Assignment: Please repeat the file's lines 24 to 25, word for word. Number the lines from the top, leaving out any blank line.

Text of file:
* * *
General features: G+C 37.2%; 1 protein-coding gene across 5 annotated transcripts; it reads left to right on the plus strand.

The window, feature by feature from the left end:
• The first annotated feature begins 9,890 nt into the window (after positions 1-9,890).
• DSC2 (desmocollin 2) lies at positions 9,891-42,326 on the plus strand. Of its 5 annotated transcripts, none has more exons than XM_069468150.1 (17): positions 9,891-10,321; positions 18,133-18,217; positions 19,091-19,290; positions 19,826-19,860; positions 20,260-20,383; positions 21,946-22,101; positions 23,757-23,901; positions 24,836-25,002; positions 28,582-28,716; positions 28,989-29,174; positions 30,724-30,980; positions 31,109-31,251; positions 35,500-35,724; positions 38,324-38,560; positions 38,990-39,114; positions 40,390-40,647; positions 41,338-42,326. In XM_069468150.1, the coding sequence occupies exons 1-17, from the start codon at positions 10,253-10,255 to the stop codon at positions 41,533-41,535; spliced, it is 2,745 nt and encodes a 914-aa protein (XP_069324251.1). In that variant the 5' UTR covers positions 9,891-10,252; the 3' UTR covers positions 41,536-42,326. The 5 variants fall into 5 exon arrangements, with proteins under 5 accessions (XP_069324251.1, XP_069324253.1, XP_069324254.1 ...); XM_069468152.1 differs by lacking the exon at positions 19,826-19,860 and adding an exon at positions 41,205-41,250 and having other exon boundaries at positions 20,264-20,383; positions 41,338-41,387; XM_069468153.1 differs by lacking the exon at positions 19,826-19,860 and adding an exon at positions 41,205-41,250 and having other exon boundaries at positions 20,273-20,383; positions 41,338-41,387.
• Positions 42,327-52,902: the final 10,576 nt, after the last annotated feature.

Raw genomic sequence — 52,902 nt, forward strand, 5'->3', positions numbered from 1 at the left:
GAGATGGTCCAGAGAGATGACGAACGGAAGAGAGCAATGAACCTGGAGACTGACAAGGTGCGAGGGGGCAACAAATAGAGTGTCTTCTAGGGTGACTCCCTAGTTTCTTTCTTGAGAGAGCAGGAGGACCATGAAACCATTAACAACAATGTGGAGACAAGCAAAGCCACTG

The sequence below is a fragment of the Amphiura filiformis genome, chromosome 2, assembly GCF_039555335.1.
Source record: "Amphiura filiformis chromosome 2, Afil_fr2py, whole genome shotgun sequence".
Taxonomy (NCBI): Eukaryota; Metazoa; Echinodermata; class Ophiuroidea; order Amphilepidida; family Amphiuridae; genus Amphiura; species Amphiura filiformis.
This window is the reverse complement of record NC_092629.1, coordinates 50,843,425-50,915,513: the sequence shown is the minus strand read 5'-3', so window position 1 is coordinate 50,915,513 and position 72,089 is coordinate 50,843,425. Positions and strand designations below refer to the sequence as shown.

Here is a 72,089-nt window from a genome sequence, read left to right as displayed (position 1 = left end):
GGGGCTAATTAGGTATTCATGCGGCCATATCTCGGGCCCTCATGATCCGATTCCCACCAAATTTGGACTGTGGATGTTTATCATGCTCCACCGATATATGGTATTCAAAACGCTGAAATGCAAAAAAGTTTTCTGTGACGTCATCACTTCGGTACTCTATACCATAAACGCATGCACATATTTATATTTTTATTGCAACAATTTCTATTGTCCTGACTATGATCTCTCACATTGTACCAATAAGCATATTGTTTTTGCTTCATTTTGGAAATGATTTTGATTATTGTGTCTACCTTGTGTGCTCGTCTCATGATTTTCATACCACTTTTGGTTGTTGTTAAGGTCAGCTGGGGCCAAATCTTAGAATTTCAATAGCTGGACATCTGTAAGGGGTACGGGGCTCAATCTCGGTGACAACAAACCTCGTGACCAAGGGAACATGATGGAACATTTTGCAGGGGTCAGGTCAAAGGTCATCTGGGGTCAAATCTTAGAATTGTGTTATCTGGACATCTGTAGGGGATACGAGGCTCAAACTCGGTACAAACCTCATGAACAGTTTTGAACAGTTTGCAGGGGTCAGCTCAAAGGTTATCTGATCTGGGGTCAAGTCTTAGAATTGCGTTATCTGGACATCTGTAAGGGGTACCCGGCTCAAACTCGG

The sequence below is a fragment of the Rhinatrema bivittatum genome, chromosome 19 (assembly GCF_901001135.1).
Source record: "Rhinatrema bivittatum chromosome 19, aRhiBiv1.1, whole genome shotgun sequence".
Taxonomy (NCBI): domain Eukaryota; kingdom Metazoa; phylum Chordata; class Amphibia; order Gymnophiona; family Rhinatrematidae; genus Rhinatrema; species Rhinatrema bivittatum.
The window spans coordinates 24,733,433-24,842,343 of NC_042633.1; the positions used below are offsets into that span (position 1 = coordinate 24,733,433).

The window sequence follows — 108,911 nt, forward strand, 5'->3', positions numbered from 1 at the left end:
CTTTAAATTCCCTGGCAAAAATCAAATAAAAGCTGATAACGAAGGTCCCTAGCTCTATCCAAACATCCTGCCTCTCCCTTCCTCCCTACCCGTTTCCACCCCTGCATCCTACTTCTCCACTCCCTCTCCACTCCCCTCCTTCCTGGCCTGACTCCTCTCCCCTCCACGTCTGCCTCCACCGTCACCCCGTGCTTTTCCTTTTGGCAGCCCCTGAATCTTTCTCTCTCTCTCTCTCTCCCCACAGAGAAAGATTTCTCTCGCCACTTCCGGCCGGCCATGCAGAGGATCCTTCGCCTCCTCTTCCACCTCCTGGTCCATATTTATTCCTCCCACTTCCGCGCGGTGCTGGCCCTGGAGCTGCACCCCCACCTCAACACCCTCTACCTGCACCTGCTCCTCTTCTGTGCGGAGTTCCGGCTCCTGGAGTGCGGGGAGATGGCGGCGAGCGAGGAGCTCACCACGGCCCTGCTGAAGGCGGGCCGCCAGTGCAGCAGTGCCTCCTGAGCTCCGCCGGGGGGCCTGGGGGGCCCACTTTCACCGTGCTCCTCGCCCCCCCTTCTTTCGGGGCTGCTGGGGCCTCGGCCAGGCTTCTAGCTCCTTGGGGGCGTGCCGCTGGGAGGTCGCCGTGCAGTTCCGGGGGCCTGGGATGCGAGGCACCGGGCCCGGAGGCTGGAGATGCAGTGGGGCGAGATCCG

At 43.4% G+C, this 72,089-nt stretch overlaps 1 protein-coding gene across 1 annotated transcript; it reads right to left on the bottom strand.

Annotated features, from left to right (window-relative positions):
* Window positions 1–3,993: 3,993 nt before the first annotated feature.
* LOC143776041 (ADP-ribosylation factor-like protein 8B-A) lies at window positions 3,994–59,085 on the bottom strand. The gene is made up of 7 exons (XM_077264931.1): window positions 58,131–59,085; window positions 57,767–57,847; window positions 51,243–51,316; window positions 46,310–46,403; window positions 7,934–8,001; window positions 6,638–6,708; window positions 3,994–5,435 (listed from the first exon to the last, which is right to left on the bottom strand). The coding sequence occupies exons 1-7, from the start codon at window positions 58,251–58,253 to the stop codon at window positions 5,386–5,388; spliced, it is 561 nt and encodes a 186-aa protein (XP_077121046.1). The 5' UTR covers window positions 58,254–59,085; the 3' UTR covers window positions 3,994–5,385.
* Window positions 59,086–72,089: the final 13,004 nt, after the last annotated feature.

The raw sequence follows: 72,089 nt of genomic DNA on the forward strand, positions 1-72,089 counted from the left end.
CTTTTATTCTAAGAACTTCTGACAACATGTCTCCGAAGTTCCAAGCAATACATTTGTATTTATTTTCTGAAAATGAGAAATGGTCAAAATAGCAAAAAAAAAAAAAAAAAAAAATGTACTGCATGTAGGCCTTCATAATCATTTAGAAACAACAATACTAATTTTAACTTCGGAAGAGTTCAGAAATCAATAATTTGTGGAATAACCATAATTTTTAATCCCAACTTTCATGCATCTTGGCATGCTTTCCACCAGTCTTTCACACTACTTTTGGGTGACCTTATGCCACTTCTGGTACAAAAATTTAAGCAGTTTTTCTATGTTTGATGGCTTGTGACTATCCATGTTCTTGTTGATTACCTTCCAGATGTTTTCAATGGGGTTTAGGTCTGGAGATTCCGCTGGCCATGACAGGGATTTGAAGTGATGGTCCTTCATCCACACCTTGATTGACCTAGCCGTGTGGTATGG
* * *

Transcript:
* Window positions 59,086–72,089: the final 13,004 nt, after the last annotated feature.

The raw sequence follows: 72,089 nt of genomic DNA on the forward strand, positions 1-72,089 counted from the left end.